The units of coal miner Alliance Resource Partners, L.P. (NASDAQ: ARLP) fell 12% in 2017, which might make you believe it was a pretty bad year for the partnership. But the partnership actually made notable progress in many ways, including a return to distribution growth. While 2018 probably won't be Alliance Resource Partners' best year yet, here's what to watch to see if the coal miner can turn it into a solid one.
Coal prices rule the day
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At its core, Alliance is a commodity producer of thermal coal. It operates largely out of the Illinois Coal Basin, which has been gaining share from competing regions for years and is expected to perform relatively well in the future. But that doesn't change the fact that demand for thermal coal, which is used to make electricity, will be the driving force of the partnership's top- and bottom-line results. A big price move in either direction could turn the year into a great one or a horrible one.
That said, U.S. coal miners have been facing severe headwinds for years from low natural gas prices and a push toward cleaner fuels. That's led utilities, the most important customer for thermal coal producers, to build natural gas power plants and mothball older, less efficient coal plants. So demand for thermal coal is unlikely to return to previous peaks. In other words, don't look for a huge price spike. Alliance is going to have to execute on the basics in a tough market if it wants keep its business humming in 2018.
Managing quite well, thank you
The basics, however, are things that Alliance has proven quite good at handling. For example, at the end of the third quarter the coal miner had roughly 23.1 million tons of coal under contract for 2018. It should sell around 38 million tons in 2017, so it looks like nearly two-thirds of its 2018 coal sales are already on the books. That's a good start, noting that the industry has shifted away from signing long-term contracts. Watch the fourth quarter numbers here for further improvement. The core goal will be to sell as much coal this year as Alliance sold last year, anything beyond that is a big win.
Meanwhile, keep an eye on expenses. Alliance has been able to reduce its mining costs by shifting production to its lowest cost properties. That allowed the miner to reduce operating expenses by 5.4% through the first three quarters of 2017. I don't expect a repeat here in 2018, because the easy gains are likely to have already been made. However, just holding the line on costs will be a solid outcome. Alliance will deserve some notable kudos if it manages to keep costs heading lower.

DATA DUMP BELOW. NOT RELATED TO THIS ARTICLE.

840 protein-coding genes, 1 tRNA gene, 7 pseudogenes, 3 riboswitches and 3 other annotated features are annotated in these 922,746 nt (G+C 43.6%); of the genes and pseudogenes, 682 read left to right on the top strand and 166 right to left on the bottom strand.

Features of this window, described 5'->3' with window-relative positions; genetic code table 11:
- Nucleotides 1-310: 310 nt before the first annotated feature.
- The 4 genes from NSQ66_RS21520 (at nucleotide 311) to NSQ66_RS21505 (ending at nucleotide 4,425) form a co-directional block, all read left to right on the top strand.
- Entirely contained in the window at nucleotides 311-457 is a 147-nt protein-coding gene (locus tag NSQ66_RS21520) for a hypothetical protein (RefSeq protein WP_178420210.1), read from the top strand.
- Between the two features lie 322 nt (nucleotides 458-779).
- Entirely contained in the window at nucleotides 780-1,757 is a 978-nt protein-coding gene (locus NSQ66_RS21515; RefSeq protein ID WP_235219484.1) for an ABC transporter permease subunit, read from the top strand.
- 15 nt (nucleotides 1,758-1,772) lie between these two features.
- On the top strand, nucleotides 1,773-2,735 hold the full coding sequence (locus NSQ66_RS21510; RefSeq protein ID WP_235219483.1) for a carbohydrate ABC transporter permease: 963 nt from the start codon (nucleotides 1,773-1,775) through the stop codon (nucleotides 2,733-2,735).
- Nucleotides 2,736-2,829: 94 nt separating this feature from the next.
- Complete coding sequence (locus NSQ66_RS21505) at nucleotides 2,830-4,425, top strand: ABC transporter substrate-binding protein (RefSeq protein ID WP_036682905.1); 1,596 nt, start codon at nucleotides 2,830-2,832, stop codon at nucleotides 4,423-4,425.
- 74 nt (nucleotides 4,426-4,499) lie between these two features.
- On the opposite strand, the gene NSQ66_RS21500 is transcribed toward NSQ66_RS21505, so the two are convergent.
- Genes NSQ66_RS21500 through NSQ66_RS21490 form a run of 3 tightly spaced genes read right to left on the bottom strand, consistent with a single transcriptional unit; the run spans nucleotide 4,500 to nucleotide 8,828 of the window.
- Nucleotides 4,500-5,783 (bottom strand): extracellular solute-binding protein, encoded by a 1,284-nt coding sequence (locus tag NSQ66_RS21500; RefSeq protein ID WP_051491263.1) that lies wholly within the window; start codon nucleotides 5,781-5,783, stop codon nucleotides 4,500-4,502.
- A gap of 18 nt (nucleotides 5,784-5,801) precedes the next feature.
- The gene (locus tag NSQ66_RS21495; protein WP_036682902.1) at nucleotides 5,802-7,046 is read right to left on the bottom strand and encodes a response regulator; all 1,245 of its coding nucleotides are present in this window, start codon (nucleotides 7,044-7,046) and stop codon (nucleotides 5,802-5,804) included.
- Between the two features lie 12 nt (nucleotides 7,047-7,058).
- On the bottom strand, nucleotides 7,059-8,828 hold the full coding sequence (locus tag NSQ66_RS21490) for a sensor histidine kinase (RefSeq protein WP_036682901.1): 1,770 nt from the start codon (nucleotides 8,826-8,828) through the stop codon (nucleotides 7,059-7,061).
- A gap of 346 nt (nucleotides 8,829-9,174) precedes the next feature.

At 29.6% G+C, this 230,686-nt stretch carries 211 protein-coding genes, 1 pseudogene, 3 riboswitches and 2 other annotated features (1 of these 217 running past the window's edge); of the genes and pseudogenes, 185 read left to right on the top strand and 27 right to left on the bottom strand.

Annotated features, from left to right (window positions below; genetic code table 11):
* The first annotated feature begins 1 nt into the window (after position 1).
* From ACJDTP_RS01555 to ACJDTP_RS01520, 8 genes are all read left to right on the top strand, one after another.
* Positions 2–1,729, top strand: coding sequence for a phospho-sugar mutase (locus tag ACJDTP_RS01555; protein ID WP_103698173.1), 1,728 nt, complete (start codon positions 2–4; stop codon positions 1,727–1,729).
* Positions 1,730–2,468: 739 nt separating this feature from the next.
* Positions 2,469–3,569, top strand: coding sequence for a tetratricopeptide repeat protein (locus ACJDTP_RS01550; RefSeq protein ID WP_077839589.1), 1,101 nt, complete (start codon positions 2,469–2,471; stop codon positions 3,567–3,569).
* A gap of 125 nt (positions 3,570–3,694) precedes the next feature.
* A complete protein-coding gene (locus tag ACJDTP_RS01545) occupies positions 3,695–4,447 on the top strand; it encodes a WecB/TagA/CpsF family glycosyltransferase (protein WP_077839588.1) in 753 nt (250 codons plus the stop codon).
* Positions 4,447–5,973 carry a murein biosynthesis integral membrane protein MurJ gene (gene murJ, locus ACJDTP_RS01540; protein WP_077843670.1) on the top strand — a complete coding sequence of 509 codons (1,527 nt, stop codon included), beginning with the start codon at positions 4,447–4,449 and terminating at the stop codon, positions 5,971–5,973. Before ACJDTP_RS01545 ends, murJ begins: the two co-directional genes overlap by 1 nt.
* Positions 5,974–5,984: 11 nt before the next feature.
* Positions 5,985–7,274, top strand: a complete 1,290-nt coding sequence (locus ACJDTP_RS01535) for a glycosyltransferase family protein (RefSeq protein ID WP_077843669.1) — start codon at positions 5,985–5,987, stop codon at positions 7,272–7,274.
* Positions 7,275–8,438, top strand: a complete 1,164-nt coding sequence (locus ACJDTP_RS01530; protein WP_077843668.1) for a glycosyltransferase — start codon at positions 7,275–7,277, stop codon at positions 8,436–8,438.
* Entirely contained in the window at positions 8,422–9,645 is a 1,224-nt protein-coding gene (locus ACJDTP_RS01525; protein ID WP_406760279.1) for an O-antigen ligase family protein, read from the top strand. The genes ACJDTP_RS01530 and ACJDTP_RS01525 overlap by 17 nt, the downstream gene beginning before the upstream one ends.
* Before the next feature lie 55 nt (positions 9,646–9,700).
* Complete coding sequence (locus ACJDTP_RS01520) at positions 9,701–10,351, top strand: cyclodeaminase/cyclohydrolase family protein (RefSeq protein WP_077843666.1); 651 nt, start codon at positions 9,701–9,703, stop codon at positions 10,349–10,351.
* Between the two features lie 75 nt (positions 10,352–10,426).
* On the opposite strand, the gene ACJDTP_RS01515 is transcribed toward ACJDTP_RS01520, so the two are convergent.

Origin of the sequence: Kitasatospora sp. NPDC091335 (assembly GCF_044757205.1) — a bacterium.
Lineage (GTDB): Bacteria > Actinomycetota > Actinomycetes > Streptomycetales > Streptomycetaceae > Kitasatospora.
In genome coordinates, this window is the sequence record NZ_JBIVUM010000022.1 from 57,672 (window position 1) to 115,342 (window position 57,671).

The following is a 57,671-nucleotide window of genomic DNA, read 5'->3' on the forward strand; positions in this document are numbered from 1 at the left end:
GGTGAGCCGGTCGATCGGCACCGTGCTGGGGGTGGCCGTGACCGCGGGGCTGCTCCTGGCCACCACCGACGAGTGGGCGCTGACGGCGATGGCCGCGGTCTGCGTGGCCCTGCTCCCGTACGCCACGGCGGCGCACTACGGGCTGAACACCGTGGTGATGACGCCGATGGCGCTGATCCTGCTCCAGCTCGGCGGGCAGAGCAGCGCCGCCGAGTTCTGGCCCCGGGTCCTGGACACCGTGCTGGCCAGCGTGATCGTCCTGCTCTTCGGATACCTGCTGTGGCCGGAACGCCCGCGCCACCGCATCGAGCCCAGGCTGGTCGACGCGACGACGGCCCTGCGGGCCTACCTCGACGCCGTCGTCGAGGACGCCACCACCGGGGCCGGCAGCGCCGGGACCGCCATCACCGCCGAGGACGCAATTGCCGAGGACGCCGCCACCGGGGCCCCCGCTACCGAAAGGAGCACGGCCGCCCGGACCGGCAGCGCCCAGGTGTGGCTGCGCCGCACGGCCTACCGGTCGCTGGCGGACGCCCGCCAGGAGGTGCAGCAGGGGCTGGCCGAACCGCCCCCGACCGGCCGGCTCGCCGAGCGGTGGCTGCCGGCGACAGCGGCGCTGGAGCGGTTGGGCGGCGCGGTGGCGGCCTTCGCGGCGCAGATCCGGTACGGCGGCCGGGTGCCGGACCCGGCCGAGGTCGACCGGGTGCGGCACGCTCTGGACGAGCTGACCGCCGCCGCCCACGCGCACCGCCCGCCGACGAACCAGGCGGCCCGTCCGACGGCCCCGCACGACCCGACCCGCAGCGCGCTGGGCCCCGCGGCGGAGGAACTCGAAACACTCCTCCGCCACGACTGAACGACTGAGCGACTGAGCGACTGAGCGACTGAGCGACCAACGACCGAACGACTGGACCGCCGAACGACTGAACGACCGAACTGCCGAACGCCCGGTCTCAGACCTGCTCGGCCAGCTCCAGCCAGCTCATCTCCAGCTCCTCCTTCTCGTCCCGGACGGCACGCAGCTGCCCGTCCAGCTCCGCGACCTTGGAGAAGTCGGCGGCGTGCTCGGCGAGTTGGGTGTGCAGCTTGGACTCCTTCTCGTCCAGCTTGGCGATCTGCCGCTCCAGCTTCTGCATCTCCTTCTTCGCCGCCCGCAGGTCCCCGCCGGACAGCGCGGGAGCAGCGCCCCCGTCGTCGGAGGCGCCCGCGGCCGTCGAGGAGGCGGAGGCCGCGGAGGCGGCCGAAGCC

Then there's the partnership's foundation, which is backed by a solid balance sheet. Long-term debt made up around 25% of the Alliance's capital structure at the end of the third quarter. That's a reasonable number for any company. Interest expense was roughly 6.5% of EBITDA. That's in stark contrast to competitors, which have needed a trip through bankruptcy court to shore up their finances. Watch Alliance's balance sheet to make sure it remains rock solid in 2018, which would be another notch it management's belt as far as I'm concerned.
The distribution will be another key indicator of success. Alliance's nearly 10% distribution yield is quite attractive -- until you note that it's a coal miner, which makes it look risky. But the partnership increased the distribution twice in 2017, and indicated that it would likely be increasing it again in the future. That's not what you'd expect from a struggling company. Every distribution increase should be seen as a statement of continued success, with management suggesting investors can expect regular quarterly hikes in 2018.
Not the best year, but possibly pretty good
So 2018 isn't likely to be the best year yet for coal miner Alliance Resource Partners unless there's a massive thermal coal rally. I don't expect that, but that doesn't mean it will be a bad year. In fact, Alliance has been performing very well despite all of the headwinds it has been facing. Assuming it can continue to execute as well in the future, 2018 could still be a pretty good year. To figure out how the year is going, watch the miner's coal sales, cost containment efforts, balance sheet, and distribution trends.
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